According to responses to the 2024 ABA Survey of Civic Literacy, 74% of individuals surveyed said that U.S. democracy is weaker than it was five years ago. Most blamed misinformation, disinformation, and political parties for contributing to this result. The survey is released each year to mark Law Day, observed annually on May 1. The responses are from a nationally representative telephone survey of 1,000 respondents from March 4-9. Here is an overview of some of the results as reported by the ABA on their website: followed by a link to the full text of the survey.

Democracy “A large majority — 74% — said U.S. democracy is weaker today than it was five years ago. Only 13% said it is stronger. Among those who said our democracy is weaker, nearly 1 in 3 (31%) said the primary cause is misinformation and disinformation. Nearly as many (29%) blamed the political parties. Less than 10% blamed social media or lack of civility. The survey also asked who should be primarily responsible for safeguarding our democracy. More than a third (37%) said it is mainly the responsibility of the general public — yet half of all respondents (exactly 50%) said the general public is not very informed about how democracy works.

We received the following message from Google  regarding subscription updates to Google One scheduled to begin on May 15 and are forwarding it to our readers for their convenience:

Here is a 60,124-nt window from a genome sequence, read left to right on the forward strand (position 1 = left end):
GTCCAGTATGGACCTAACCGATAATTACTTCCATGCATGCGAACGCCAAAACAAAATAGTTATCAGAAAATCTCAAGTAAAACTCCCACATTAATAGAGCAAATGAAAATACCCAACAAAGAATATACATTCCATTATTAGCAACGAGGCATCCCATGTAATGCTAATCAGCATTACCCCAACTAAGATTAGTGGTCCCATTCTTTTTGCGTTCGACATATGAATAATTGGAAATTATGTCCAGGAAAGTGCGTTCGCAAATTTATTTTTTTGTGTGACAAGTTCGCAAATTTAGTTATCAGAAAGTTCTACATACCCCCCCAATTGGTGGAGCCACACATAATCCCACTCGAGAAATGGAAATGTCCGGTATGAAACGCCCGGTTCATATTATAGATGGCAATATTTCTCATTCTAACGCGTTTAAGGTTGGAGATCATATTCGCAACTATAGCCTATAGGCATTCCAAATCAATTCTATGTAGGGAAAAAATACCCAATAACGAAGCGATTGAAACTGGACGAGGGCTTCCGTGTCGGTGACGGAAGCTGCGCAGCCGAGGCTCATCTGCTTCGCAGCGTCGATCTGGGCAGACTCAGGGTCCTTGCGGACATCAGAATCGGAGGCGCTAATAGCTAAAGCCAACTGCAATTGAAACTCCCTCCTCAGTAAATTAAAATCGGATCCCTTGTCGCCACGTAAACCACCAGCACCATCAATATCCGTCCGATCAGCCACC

“We’re writing to let you know about some updates coming to your Google One subscription starting on ‌M‌a‌y‌ ‌1‌5‌. These changes are designed to streamline your benefits while ensuring you have a valuable subscription experience.

Key changes:

The American Bar Association Standing Committee on Ethics and Professional Responsibility released Formal Opinion 509 on Feb. 28, 2024.  According to the announcement,  Formal Opinion 509 provides guidance on how disqualification rules apply to both current and former government lawyers under the ABA Model Rules of Professional Conduct. “It specifically addresses issues raised  when these lawyers know confidential government  information about a third person.”